So will I pick up and move there? Who knows, maybe one day. (Miles still needs some convincing.) Until then, I’ll settle for my quarterly sleepovers, and think you should, too.
Now, on to the must-see’s and do’s when you go.
This past weekend, we were greeted with several inches of snow and frigid temps. Luckily, the town has so many cozy and romantic indoor areas that it almost didn’t matter–although shopping was definitely put on the backburner.
In colder months, here are some tips to pass the time:
Eat: Grab a cozy lunch at a classic like Karla’s, where you can admire the snow, like we did, from inside a warm atrium, or go next door to the cute Cafe Blue Moose. For dinner, try a small, upscale meal at D’Floret or vegetarian options at The Hearth.
Do: The reality is, winter here can feel especially brutal, since the towns are set along the river. So, spend cozy time indoors, or embrace it and go snow-shoeing. Not up your alley? Try seeing something at the Bucks County Playhouse or go to a Wine & Yoga class at Old York Cellars (omg, I have to do this immediately).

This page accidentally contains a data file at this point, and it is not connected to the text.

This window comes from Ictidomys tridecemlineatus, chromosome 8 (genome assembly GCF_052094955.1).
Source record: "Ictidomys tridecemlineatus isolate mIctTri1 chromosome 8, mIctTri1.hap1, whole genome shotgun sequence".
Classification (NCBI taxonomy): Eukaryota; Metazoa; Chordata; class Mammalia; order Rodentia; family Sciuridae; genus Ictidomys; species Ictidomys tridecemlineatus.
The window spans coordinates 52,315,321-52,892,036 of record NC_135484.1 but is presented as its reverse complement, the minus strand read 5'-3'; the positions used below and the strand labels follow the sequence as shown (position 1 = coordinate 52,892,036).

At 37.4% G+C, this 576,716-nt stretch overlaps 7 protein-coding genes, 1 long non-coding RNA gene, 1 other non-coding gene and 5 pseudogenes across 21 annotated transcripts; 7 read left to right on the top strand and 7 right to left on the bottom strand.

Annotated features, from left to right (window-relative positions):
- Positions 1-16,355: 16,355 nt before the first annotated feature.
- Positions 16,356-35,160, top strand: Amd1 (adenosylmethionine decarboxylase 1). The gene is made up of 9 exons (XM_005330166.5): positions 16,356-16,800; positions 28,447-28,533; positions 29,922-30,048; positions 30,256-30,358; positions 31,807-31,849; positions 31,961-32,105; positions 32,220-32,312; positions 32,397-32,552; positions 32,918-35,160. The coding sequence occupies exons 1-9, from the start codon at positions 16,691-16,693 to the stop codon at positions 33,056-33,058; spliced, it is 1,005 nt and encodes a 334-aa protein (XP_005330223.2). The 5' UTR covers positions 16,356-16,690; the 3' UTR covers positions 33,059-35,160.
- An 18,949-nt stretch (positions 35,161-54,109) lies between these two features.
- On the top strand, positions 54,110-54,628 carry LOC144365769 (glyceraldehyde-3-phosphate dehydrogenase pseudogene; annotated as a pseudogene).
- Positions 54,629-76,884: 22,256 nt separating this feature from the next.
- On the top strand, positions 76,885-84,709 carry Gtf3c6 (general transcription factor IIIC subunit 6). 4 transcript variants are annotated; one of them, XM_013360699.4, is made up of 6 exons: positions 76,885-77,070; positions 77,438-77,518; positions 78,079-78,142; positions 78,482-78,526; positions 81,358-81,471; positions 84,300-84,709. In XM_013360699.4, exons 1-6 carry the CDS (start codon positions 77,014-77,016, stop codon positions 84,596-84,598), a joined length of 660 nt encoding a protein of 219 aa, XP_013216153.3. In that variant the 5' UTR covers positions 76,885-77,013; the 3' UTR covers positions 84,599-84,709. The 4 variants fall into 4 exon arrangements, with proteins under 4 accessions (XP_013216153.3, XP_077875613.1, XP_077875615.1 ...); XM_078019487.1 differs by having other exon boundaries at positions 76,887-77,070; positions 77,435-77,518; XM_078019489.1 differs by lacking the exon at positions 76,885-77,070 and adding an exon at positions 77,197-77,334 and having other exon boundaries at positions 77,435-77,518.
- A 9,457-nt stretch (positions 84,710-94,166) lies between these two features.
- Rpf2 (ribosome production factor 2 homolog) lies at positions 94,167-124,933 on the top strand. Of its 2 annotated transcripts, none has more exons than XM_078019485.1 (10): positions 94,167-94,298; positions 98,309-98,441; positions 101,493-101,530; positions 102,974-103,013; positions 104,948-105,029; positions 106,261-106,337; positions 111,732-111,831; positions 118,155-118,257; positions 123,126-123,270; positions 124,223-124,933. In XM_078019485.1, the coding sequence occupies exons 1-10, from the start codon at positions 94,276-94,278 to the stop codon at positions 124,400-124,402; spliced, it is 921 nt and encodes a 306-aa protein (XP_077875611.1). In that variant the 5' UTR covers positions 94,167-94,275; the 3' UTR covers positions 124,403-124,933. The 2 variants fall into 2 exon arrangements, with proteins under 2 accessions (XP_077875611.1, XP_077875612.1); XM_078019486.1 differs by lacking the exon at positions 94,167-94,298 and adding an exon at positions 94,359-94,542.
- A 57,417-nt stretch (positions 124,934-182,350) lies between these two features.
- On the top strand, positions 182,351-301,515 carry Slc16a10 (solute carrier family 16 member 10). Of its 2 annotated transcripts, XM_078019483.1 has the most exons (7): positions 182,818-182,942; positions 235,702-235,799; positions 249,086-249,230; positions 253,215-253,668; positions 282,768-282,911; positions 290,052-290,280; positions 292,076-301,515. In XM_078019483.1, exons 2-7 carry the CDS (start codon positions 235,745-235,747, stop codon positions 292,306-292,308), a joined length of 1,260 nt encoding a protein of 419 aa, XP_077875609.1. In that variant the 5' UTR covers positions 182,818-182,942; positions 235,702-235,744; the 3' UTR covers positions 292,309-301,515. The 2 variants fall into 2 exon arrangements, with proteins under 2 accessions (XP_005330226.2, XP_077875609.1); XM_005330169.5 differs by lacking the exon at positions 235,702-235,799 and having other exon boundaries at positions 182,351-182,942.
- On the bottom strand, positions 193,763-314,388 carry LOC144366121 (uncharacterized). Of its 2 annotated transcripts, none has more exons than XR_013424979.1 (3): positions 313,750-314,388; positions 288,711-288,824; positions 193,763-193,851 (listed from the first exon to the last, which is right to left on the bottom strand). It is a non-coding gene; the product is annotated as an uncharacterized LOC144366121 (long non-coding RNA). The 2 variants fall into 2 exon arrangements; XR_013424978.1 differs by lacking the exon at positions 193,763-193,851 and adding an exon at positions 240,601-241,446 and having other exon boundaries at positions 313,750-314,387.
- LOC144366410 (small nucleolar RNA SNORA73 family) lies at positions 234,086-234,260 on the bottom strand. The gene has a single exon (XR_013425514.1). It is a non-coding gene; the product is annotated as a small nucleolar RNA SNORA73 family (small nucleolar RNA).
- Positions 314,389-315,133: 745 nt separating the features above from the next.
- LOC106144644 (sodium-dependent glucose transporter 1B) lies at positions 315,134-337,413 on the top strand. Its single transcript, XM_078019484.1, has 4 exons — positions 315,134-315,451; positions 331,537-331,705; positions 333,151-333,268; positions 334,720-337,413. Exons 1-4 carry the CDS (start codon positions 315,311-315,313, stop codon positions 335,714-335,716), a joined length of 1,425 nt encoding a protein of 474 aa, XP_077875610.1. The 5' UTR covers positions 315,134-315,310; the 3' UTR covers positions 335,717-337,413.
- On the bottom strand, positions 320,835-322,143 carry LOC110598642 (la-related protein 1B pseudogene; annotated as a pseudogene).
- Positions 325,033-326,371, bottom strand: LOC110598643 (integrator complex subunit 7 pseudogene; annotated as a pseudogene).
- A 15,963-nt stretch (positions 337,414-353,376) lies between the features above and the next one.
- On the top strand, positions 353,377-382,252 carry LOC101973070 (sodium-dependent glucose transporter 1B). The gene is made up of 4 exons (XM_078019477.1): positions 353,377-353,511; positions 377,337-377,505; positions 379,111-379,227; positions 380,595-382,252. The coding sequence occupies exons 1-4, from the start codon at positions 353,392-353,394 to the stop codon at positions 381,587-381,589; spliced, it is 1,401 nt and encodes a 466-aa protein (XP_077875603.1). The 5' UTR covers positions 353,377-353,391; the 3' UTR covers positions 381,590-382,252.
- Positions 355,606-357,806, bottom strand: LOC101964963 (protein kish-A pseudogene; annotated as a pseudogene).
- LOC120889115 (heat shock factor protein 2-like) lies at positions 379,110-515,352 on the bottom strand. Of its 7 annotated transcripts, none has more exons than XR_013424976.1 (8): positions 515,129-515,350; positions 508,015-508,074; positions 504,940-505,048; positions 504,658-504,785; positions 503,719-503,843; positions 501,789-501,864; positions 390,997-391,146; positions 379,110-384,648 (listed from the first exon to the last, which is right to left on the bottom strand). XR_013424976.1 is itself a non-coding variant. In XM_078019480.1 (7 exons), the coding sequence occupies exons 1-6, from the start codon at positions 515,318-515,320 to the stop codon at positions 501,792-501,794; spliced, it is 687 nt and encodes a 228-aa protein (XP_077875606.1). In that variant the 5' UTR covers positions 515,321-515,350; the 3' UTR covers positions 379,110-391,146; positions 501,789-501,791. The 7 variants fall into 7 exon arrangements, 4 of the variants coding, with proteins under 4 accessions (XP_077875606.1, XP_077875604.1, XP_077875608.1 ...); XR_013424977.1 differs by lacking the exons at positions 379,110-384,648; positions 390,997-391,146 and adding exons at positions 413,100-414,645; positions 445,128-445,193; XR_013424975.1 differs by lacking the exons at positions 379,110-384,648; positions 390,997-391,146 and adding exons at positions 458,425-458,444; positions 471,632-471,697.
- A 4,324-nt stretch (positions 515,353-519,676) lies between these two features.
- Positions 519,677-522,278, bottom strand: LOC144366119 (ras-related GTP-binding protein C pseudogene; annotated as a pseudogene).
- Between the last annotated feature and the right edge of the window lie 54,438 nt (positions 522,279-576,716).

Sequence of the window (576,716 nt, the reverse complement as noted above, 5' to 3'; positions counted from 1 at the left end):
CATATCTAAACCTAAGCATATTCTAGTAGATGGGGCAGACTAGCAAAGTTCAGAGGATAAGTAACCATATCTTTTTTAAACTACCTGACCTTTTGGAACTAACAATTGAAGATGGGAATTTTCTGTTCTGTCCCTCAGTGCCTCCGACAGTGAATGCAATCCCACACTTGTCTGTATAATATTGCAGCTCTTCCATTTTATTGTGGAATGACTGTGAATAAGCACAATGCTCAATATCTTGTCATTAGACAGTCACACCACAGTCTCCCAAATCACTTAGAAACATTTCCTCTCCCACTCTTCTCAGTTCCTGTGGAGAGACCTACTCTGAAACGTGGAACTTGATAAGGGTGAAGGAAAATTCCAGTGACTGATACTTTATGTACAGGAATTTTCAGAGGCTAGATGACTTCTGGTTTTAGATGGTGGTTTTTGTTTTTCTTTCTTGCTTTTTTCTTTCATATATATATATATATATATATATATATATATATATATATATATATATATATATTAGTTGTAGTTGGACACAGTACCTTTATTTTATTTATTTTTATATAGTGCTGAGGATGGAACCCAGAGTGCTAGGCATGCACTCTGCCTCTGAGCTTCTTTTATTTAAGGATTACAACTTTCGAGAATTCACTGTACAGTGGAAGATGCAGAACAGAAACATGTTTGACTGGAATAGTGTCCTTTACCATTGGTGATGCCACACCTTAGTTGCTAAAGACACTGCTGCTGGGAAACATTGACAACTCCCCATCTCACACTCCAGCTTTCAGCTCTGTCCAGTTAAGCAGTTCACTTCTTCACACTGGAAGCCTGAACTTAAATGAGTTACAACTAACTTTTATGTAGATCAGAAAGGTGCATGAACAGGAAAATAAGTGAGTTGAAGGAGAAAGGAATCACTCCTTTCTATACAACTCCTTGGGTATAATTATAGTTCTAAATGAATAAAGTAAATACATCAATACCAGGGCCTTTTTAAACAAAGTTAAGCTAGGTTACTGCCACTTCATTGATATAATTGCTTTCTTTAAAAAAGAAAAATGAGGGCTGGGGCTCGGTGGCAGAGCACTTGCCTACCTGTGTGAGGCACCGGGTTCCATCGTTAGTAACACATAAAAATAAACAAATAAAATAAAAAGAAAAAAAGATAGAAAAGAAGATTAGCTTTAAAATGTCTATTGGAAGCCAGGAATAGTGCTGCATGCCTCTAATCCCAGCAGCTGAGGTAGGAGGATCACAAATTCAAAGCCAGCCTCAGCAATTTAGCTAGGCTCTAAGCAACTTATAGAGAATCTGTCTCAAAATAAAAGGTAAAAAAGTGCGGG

And in warmer months? There’s even more, like:
Drink: It’s vacation right? So don’t feel bad about day drinking at Triumph Brewing Company. Grab a table on the sunny, outdoor patio. Or, visit one of the many wineries in the area (something I shockingly haven’t done yet, but will!).
Do: Get outside! Aside from obviously visiting the Golden Nugget Flea Market and shopping on the main drags in each town (Bridge St. in Lambertville and Main St. in New Hope), you can also try tubing or kayaking down the Delaware River or biking/hiking through the various state parks. There’s also plenty of room for history lessons, like visiting the Washington Crossing Historic Park (there you go, Pops).
Warm or cold, where to stay? You know how I feel about Airbnb–that’s always my first choice. I like having ample room to relax and recharge. We stayed here most recently, which is a bit of a walk to town (better for warmer months, or factor in finding parking and $$ in cooler months). We’ve stayed here in the past, which is awesomely located and has a cute little patio. There are also plenty of B&Bs, if you’re in to that–find more info on the Lambertville side here. It’s best to try to stay as close to the main drags as possible–otherwise, get your quarters ready for parking.